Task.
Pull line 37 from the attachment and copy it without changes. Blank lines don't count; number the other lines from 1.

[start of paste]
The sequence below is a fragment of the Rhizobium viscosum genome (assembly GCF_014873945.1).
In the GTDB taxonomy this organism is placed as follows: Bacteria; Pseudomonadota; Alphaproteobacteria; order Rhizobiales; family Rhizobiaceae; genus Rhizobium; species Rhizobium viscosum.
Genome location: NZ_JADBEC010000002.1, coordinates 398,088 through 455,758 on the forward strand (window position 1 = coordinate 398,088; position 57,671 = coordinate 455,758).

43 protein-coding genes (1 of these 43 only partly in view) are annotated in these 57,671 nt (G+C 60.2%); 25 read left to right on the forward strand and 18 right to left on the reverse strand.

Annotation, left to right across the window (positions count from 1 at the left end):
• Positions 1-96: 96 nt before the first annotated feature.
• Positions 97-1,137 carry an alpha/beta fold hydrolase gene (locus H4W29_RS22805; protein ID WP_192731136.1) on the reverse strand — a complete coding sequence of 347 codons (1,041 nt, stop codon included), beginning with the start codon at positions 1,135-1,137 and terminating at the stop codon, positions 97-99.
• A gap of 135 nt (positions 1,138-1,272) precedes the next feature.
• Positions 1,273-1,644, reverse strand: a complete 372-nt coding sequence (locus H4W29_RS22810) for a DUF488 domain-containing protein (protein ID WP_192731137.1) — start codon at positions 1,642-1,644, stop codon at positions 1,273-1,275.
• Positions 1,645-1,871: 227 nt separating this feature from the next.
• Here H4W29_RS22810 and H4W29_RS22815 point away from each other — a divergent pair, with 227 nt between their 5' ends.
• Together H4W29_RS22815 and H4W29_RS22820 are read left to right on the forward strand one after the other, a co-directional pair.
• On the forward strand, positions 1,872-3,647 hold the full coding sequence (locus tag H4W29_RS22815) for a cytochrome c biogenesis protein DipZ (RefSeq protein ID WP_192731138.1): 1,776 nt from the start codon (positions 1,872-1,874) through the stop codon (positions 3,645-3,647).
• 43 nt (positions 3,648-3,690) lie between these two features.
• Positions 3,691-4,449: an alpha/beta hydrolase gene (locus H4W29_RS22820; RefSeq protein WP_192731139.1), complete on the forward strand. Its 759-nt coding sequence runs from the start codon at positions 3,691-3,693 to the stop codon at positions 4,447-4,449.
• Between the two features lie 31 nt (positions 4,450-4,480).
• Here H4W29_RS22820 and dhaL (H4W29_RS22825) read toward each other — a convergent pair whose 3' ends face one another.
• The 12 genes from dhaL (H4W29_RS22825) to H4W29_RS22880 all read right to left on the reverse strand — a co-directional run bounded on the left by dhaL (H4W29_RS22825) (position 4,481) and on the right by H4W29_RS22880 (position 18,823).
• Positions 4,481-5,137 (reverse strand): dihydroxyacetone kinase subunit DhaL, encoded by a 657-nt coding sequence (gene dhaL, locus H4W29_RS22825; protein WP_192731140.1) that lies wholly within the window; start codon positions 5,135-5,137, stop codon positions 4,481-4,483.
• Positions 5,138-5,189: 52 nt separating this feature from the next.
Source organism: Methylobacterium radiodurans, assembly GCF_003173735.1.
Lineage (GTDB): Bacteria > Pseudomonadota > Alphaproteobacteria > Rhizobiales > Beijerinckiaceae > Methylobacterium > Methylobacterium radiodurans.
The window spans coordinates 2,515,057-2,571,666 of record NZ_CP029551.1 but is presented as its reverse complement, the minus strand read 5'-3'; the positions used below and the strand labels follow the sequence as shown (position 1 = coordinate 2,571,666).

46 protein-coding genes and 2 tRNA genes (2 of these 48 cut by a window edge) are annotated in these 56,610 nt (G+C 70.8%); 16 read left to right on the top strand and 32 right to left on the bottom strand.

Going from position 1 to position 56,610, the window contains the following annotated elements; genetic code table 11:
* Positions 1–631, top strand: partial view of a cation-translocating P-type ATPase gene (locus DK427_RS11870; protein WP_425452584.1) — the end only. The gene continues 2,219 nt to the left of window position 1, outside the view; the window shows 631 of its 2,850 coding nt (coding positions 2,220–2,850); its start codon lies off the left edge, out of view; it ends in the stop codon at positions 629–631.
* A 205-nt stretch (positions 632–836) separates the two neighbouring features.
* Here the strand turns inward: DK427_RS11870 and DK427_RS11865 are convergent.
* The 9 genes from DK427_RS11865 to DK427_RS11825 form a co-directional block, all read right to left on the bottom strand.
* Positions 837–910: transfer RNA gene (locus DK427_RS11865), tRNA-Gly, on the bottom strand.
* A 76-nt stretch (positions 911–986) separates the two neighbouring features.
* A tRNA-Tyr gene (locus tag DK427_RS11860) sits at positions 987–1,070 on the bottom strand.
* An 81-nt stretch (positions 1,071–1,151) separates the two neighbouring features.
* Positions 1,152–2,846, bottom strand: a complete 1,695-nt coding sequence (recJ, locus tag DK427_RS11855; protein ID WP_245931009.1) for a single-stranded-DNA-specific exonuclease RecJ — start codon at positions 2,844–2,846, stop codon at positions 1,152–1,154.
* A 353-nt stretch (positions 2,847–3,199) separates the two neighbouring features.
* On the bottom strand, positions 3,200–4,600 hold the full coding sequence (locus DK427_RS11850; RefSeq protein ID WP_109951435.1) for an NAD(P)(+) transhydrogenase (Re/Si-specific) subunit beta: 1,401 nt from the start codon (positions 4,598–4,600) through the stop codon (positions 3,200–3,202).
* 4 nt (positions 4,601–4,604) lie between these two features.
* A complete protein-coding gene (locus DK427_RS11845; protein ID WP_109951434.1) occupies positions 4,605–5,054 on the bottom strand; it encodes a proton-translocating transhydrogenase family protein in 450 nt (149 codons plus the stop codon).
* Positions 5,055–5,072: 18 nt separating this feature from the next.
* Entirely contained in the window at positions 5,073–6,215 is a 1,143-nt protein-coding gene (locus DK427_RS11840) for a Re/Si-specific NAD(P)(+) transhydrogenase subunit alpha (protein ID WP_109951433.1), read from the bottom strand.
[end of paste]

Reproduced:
* 4 nt (positions 4,601–4,604) lie between these two features.